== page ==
Thermal camera auto calibration improves 3D depth perception – day or night

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Automotive vision systems innovator Foresight, part of the Thermal by FLIR program, already offers a cost-effective 3D perception system through QuadSight, a multi-spectral vision solution that combines data from two FLIR Boson thermal imaging cameras and two visible-light cameras, each as stereo pairs, respectively. The data from these four cameras merges the strengths of each vision system technology to create a comprehensive 3D scene. The two wavelengths of light provide effective vision in harsh weather and in poor lighting, 24 hours a day, according to the company.

And now Foresight has further refined the technology using a new, patent-pending automatic calibration system, which enables stereo cameras across the visible and infrared spectrums to remain calibrated at all times. This ensures the accuracy of the images generated for effective 3D perception and distance measurement of the surrounding environment.

The company claims automatic calibration will provide vehicle manufacturers with the flexibility to mount stereoscopic cameras in both visible or thermal pairs on a single base or asymmetrically as separate units, offering more options for embedding stereo camera systems within a vehicle’s design – all without sacrificing perception or detection capabilities.

What is stereoscopic vision?

Autonomous vehicles and advanced driver assistance systems (ADAS) rely on a variety of sensors, including thermal imaging, to create an accurate 3D perception of the environment. That 3D perception is created by combining the images of two cameras together as a stereo pair, known as stereoscopic vision. Those stereo pair cameras can be visible or thermal or otherwise, to capture depth perception through the ability to measure distances by triangulating the cameras with objects in the field of view.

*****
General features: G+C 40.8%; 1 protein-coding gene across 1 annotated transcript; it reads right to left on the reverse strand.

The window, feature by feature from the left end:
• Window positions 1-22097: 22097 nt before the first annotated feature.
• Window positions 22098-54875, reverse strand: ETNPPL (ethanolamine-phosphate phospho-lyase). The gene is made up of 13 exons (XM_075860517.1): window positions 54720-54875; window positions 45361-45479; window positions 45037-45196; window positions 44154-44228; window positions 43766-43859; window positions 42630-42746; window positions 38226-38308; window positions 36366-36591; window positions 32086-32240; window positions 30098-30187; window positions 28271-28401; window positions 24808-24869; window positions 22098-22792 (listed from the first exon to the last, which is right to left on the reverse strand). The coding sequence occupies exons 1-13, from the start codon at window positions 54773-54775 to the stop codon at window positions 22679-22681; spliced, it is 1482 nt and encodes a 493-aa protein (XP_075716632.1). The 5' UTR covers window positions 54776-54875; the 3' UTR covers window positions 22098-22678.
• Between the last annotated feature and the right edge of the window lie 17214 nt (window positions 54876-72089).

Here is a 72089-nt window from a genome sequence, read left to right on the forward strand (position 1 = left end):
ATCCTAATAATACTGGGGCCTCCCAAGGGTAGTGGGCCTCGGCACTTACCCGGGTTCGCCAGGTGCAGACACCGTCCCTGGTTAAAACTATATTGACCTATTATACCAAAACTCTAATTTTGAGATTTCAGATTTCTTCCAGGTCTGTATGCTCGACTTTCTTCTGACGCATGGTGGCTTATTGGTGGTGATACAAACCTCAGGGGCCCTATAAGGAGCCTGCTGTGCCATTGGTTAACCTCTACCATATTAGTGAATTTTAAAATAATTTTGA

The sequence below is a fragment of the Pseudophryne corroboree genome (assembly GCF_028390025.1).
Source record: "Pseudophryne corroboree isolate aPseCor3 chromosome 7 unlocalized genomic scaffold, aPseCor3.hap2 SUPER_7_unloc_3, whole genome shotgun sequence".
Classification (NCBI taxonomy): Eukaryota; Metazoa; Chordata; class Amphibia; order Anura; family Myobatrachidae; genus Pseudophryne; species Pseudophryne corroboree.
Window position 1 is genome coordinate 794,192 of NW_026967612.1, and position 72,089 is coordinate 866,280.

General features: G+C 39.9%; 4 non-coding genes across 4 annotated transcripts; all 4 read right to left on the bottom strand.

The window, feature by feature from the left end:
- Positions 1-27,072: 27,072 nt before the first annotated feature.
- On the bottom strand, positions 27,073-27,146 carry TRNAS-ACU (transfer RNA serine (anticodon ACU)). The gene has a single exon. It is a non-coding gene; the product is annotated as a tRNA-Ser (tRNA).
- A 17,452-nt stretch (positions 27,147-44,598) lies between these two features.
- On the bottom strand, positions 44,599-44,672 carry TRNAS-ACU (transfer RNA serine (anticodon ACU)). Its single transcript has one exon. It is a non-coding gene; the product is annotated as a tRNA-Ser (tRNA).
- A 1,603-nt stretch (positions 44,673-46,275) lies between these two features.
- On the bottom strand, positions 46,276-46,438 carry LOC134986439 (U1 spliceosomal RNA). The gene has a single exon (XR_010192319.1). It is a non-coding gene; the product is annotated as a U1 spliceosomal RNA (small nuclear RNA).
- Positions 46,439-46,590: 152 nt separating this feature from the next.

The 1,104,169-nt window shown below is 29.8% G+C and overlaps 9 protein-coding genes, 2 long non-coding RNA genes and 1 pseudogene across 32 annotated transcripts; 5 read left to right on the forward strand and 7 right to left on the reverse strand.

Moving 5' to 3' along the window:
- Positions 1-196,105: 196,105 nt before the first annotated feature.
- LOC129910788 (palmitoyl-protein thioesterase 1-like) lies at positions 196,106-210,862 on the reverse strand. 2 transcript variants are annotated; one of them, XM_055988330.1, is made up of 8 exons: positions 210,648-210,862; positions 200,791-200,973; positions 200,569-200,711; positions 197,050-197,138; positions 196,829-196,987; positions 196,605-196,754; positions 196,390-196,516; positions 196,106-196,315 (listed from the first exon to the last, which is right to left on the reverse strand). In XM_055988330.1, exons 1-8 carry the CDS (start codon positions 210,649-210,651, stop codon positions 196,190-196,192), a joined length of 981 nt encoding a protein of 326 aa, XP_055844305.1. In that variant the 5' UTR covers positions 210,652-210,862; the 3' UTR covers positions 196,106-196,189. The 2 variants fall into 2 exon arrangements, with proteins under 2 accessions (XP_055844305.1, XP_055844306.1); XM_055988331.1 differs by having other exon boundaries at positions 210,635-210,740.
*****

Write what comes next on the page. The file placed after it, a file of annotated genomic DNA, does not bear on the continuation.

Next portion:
Measuring distance and creating a 3D model of the environment represents a necessary component for machine vision systems to comprehend the scene. That comprehension, combined with a convolutional neural network, enables the system to both identify objects and their respective distances to make the most appropriate decisions for the situation, in conjunction with other sensor modalities such as lidar and radar.

One of the key hurdles to successfully leveraging stereoscopic imaging in the automotive context, is to account for the naturally occurring dynamic changes that all vehicles experience on the road, including small vibrations, bumps and temperature changes. These phenomena can cause a reduction in accuracy and potentially a complete loss of calibration altogether.

These minute changes require stereoscopic vision systems to continuously calibrate the cameras in order to create clear and accurate stereoscopic 3D perception, including the ability to account for parallax issues that can arise in a rapidly changing scene. A miscalibration may lead to inaccurate depth estimation that can affect the decision-making mechanism of any automated system, especially ADAS and autonomous vehicles.

With this technology, the company claims auto makers and autonomous vehicle developers now have access to a redundant system and an additional layer of 3D perception data to further refine and improve ADAS and autonomous systems for improved safety.

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With over 20 years experience in editorial management and content creation for multiple, market-leading titles at UKi Media & Events (publisher of Autonomous Vehicle International), Anthony has written articles and news covering everything from aircraft, airports and cars, to cruise ships, trains, trucks and even tires!

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